Every year, we look for the best books written for young adults. We all have our personal favorites, of course, but there are inevitably a handful of books that rise to the top. This year, our collective favorite titles cover an impressively wide range of timely and important topics, from immigration and criminal justice to racial equity and activism. We also found this year’s books are drawn from just about every genre, including romance, magical realism, survival, science-fiction, and realistic fiction. Note: MS denotes books appropriate for middle grade readers.
Scar Island by Dan Gemeinhart – Twelve-year-old Jonathan Grisby has been sent to the Slabhenge Reformatory School for Troubled Boys, a former lunatic asylum. When a lightning strike kills all the adults the boys find themselves suddenly free– and trapped on Scar Island. MS
What Goes Up by Katie Kennedy – Teens Rosa and Eddie, trainees in a top secret space exploration program, must thwart the aliens’ Earth-destroying mission by stealing their spacecraft and traveling to an alternate Earth. MS
Amina’s Voice by Hena Khan – A Pakistani-American Muslim girl struggles to stay true to her family’s vibrant culture while also blending in at school in the wake of a community tragedy. MS
Warcross by Marie Lu– A teen hacker and bounty hunter who tracks down rule breakers of a popular alternate-reality game accidentally glitches herself into a championship tournament, where she becomes an overnight sensation before being recruited as a spy.
When Dimple Met Rishi by Sandhya Menon – A romantic comedy told from the perspectives of two Indian-American teens whose parents have arranged their marriage. One tries to distance herself; the other to woo his intended during a summer program they are attending together.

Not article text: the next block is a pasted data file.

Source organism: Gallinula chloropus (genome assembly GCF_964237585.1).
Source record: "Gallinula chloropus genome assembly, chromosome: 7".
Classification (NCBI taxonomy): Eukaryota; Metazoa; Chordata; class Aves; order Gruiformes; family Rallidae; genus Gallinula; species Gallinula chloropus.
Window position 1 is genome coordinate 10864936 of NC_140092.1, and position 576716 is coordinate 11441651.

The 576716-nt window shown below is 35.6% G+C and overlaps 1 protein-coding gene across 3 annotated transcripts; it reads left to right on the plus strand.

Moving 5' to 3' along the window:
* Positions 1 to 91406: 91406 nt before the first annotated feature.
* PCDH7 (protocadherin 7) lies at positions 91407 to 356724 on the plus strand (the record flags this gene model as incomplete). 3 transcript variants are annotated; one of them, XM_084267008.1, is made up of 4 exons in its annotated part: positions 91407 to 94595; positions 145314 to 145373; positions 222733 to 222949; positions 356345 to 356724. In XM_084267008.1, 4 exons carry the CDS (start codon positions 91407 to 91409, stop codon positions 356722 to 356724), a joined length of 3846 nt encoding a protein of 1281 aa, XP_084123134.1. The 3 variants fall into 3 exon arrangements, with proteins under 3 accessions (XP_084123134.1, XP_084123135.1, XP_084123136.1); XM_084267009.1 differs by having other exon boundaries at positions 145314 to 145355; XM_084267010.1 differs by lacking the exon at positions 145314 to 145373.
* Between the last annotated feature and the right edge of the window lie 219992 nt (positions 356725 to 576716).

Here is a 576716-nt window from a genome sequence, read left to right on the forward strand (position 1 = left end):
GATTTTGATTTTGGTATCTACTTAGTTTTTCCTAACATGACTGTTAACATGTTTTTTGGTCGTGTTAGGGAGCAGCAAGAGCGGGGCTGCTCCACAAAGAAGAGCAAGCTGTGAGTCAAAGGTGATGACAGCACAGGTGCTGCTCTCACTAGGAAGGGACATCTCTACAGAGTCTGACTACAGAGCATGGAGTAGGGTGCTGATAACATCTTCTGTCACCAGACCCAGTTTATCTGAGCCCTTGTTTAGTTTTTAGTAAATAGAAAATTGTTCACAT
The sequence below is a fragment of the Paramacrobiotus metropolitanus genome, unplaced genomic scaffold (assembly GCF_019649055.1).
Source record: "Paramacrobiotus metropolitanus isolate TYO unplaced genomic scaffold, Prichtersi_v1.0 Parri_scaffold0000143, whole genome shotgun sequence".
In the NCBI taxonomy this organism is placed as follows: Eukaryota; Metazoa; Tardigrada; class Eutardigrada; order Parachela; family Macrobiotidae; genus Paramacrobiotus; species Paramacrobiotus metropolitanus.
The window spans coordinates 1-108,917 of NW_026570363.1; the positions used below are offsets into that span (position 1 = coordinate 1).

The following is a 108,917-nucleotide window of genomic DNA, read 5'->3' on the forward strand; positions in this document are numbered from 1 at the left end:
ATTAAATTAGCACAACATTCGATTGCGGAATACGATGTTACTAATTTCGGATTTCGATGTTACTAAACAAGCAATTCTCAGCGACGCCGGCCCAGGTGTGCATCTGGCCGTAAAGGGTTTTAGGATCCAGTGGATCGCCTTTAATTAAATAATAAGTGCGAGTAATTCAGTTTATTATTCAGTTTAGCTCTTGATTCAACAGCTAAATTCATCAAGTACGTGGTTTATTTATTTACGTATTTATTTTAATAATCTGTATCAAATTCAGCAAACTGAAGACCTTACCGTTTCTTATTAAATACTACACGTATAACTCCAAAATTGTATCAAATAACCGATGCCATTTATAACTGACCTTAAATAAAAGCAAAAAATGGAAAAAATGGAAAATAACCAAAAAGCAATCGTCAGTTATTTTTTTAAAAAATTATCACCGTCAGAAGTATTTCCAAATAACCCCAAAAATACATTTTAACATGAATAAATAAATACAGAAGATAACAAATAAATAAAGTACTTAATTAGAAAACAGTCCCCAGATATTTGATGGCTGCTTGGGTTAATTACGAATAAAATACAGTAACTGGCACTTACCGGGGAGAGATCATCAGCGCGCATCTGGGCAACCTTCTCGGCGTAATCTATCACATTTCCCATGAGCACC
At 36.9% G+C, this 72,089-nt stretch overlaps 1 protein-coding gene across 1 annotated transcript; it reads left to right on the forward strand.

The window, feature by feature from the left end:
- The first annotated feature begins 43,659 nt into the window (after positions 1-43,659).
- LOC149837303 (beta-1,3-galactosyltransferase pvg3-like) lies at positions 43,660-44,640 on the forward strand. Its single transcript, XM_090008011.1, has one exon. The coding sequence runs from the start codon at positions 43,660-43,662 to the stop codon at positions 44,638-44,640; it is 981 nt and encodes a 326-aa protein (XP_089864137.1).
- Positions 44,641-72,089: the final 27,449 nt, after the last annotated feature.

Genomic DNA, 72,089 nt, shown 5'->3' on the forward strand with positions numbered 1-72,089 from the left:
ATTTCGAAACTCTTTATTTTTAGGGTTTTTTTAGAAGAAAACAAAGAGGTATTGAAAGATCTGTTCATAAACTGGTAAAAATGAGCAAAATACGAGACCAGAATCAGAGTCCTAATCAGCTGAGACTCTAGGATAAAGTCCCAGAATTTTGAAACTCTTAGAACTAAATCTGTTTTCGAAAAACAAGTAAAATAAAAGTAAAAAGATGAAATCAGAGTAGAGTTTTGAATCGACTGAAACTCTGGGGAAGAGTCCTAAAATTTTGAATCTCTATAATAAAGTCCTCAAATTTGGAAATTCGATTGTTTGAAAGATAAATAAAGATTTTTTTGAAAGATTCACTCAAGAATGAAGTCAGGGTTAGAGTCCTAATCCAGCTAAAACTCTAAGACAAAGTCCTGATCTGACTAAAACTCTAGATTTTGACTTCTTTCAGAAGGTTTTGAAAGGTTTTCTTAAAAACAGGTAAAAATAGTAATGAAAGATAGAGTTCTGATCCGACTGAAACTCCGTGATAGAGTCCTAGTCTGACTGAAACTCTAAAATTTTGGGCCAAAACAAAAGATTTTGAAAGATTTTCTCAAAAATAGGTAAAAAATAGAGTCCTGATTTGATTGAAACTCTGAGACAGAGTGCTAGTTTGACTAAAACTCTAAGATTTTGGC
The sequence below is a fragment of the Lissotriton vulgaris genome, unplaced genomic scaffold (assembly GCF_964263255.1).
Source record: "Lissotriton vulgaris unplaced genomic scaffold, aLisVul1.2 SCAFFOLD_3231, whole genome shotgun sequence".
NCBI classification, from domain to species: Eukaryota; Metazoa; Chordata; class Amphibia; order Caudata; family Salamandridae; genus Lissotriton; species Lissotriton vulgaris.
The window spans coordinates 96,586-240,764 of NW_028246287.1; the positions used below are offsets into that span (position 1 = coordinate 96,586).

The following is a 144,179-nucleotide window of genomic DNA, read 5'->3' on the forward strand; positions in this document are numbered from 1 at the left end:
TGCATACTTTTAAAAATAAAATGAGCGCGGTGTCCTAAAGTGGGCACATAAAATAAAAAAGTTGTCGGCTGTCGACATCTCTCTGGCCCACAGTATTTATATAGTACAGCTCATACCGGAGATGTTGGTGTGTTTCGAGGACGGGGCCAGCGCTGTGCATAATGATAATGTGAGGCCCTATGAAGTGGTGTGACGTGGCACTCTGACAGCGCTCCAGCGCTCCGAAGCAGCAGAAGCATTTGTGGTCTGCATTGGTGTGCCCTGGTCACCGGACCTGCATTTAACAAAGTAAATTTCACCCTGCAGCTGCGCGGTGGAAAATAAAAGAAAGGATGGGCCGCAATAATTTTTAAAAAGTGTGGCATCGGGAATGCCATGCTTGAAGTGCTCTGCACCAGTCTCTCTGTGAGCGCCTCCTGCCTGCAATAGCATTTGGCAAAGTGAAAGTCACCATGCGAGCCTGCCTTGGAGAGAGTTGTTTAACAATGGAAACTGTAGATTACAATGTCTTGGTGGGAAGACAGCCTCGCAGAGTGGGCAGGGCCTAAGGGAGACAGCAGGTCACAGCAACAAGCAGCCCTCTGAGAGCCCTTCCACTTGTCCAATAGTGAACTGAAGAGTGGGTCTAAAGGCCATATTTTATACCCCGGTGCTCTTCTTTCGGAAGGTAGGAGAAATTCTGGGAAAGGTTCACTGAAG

Akata Warrior by Nnedi Okorafor – The sequel to Akata Witch finds a marginalized but increasingly powerful Sunny chosen to lead a dangerous mission to stop an apocalyptic plot by the terrifying masquerade, Ekwensu.
Long Way Down by Jason Reynolds – As Will, fifteen, sets out to avenge his brother Shawn’s fatal shooting, seven ghosts who knew Shawn board the elevator and reveal truths Will needs to know. Novel in verse.
The 57 Bus by Dashka Slater – In 2013 Sasha, an agender teen, was set on fire while riding the 57 bus through Oakland, CA. This book contextualizes and humanizes both teenagers involved. Nonfiction
The Hate U Give by Angie Thomas– Caught between her poor neighborhood and her fancy prep school, sixteen-year-old Starr Carter becomes the focus of intimidation and more after witnessing the fatal shooting of her childhood best friend, Khalil, by a police officer.
American Street by Ibi Aanu Zoboi – Separated from her detained mother after moving from Haiti to America, Fabiola struggles to navigate the home of her loud cousins, a new school on Detroit’s gritty west side, and a surprising new romance.
~ posted by Seattle Public Teen services librarians